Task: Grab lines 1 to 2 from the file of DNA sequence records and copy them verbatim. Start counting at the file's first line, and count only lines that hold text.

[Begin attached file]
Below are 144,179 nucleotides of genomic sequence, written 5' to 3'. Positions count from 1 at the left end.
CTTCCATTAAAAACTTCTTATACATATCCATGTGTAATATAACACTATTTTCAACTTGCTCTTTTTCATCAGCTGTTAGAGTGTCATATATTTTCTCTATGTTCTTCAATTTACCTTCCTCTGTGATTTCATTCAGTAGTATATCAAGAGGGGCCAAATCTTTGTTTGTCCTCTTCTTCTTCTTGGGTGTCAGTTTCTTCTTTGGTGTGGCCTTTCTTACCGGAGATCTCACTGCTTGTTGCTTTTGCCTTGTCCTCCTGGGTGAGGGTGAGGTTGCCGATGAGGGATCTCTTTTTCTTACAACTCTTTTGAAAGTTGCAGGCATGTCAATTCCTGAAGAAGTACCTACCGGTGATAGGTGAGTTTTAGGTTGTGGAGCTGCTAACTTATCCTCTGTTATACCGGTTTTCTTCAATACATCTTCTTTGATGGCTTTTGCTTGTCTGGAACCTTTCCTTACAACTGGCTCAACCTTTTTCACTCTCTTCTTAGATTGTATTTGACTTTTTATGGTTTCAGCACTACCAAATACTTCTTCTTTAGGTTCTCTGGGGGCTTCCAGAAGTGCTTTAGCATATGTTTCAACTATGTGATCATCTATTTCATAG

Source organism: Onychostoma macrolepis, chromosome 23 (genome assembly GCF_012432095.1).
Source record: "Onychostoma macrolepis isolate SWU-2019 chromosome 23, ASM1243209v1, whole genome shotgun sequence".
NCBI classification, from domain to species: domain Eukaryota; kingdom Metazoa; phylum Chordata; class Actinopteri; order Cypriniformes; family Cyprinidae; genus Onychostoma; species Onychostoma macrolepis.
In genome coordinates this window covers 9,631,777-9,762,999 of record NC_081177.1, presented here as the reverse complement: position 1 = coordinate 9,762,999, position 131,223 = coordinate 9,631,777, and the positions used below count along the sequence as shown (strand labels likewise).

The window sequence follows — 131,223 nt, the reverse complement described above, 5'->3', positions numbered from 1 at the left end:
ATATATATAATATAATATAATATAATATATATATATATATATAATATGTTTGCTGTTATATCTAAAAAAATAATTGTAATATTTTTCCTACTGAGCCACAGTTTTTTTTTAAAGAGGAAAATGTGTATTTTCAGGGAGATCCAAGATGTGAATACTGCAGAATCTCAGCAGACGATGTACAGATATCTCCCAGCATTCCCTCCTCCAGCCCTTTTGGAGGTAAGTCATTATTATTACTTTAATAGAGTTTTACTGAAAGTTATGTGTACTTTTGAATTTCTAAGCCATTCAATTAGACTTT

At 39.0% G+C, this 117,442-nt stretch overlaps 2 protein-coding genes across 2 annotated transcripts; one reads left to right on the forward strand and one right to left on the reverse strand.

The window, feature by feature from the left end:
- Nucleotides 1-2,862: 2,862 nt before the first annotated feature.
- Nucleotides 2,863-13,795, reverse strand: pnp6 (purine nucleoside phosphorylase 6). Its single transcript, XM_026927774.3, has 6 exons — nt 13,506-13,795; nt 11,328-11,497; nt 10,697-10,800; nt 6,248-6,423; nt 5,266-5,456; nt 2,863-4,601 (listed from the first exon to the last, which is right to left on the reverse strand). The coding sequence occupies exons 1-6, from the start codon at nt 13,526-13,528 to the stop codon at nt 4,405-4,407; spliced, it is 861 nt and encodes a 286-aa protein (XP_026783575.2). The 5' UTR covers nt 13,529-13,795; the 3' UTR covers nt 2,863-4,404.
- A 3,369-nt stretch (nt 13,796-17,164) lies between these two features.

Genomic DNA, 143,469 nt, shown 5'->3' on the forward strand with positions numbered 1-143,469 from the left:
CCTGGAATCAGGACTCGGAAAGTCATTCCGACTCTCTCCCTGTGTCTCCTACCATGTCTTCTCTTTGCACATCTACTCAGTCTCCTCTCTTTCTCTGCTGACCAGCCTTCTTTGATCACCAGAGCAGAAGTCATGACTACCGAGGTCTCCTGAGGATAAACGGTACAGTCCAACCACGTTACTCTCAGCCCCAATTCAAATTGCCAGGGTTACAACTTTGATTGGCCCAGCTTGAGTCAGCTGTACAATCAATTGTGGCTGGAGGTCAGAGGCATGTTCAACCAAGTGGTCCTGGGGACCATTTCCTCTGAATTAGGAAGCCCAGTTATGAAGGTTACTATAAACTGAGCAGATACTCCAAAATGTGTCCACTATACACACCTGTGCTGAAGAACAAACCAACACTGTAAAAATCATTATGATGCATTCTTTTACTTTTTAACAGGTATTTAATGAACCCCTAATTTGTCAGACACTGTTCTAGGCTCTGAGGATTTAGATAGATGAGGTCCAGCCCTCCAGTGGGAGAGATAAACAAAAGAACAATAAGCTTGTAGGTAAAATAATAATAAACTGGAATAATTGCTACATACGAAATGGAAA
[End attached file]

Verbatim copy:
Below are 144,179 nucleotides of genomic sequence, written 5' to 3'. Positions count from 1 at the left end.
CTTCCATTAAAAACTTCTTATACATATCCATGTGTAATATAACACTATTTTCAACTTGCTCTTTTTCATCAGCTGTTAGAGTGTCATATATTTTCTCTATGTTCTTCAATTTACCTTCCTCTGTGATTTCATTCAGTAGTATATCAAGAGGGGCCAAATCTTTGTTTGTCCTCTTCTTCTTCTTGGGTGTCAGTTTCTTCTTTGGTGTGGCCTTTCTTACCGGAGATCTCACTGCTTGTTGCTTTTGCCTTGTCCTCCTGGGTGAGGGTGAGGTTGCCGATGAGGGATCTCTTTTTCTTACAACTCTTTTGAAAGTTGCAGGCATGTCAATTCCTGAAGAAGTACCTACCGGTGATAGGTGAGTTTTAGGTTGTGGAGCTGCTAACTTATCCTCTGTTATACCGGTTTTCTTCAATACATCTTCTTTGATGGCTTTTGCTTGTCTGGAACCTTTCCTTACAACTGGCTCAACCTTTTTCACTCTCTTCTTAGATTGTATTTGACTTTTTATGGTTTCAGCACTACCAAATACTTCTTCTTTAGGTTCTCTGGGGGCTTCCAGAAGTGCTTTAGCATATGTTTCAACTATGTGATCATCTATTTCATAG